Don King Boxing
Publisher: 2K Games Price: �29.99 Format: Wii Age rating: 15+ IN the build up to the recent boxing match between Amir Khan and Marco Antonio Barrera, Don King was on hand to lend his expert analysis. With cameras rolling, the aging impresario quickly g
Publisher: 2K Games
Age rating: 15+
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IN the build up to the recent boxing match between Amir Khan and Marco Antonio Barrera, Don King was on hand to lend his expert analysis.
With cameras rolling, the aging impresario quickly gave his assessment of each boxer, and then, barely pausing for breath, launched into a brazen plug for his new videogame. It was a comical moment, but King has a knack for backing a winner so we were curious to find out if his game is as good as he thinks.
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Anyone familiar with Wii Sports' boxing game will feel instantly at home with the in-body view and control scheme. It's a bit disconcerting seeing your boxing gloves floating in front of you like ghostly apparitions, but you soon get used to it. Control-wise, things are straightforward. Holding the Wii remote in one hand and the nunchuck in the other, you thrust forward to jab, swipe left or right for hooks and push up to unleash an uppercut. Body blows can be called into play by holding down the B or Z buttons while A brings up your gloves in a defensive posture, with a quick tilt of the remote enabling you to dodge incoming punches.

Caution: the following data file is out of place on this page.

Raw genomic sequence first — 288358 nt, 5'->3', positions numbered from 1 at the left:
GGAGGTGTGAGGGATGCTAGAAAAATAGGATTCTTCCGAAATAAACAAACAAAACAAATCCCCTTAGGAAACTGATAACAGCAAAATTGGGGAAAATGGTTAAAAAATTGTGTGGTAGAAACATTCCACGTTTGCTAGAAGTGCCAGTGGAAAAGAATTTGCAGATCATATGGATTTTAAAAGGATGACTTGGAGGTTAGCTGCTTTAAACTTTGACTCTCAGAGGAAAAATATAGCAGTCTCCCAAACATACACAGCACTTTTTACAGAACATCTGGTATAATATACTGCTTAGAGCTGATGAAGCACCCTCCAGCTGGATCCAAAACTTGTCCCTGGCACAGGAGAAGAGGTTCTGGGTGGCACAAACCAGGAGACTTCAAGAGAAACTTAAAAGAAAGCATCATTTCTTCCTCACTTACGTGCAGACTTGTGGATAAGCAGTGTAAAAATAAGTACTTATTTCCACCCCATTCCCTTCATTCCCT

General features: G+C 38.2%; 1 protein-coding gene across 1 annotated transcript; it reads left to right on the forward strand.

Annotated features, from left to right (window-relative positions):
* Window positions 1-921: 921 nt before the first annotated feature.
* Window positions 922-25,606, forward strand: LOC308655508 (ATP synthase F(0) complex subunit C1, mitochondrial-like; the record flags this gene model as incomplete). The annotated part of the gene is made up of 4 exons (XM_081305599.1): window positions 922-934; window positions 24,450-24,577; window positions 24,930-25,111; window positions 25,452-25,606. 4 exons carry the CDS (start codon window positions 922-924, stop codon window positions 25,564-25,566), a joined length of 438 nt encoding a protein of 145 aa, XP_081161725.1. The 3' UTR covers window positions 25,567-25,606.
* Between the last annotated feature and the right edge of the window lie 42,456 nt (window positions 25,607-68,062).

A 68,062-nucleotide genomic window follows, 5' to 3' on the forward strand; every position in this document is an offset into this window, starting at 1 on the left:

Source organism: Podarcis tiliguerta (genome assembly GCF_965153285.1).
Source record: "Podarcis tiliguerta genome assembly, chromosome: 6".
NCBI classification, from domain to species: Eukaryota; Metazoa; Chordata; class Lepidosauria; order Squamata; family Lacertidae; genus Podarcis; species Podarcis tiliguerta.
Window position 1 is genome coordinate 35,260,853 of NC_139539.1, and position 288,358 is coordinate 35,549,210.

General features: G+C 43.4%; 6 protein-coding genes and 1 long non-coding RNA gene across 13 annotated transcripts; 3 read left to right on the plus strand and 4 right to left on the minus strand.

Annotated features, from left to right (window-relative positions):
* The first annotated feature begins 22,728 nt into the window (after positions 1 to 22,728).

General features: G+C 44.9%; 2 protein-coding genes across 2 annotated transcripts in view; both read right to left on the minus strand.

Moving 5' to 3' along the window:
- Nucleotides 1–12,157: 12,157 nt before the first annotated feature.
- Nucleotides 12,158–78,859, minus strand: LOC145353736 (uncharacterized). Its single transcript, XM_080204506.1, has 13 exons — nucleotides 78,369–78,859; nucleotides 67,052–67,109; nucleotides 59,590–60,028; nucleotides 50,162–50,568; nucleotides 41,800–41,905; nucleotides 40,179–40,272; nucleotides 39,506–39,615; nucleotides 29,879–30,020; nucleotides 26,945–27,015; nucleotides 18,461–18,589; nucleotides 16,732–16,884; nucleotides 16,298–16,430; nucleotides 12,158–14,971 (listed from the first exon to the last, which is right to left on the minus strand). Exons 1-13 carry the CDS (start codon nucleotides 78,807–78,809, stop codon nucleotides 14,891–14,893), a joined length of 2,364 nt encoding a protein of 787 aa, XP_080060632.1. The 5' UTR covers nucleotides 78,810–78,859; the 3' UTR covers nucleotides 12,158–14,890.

For the most part, the motion-sensitive controls work well, with only the occasional punch failing to register. As an added bonus, the game also supports the Wii Balance Board and includes four training mini-games.
Once you've mastered the controls you can either take on the computer or a friend in a split-screen boxing match or choose to play the game's career mode. Here, you take on the persona of 'The Kid', a rookie fighter who you have to guide to the top. In between bouts, Don King and his pals - including Lennox Lewis and Joe Calzaghe - reflect on your progress in documentary-style cut-scenes.
While the game's visuals are functional at best, actual fights mirror the power and intensity of the real thing, with well-timed blows the key to success. There are a few depth perception issues, but when you manage to string together a series of match-winning punches you'll soon forget about such minor niggles.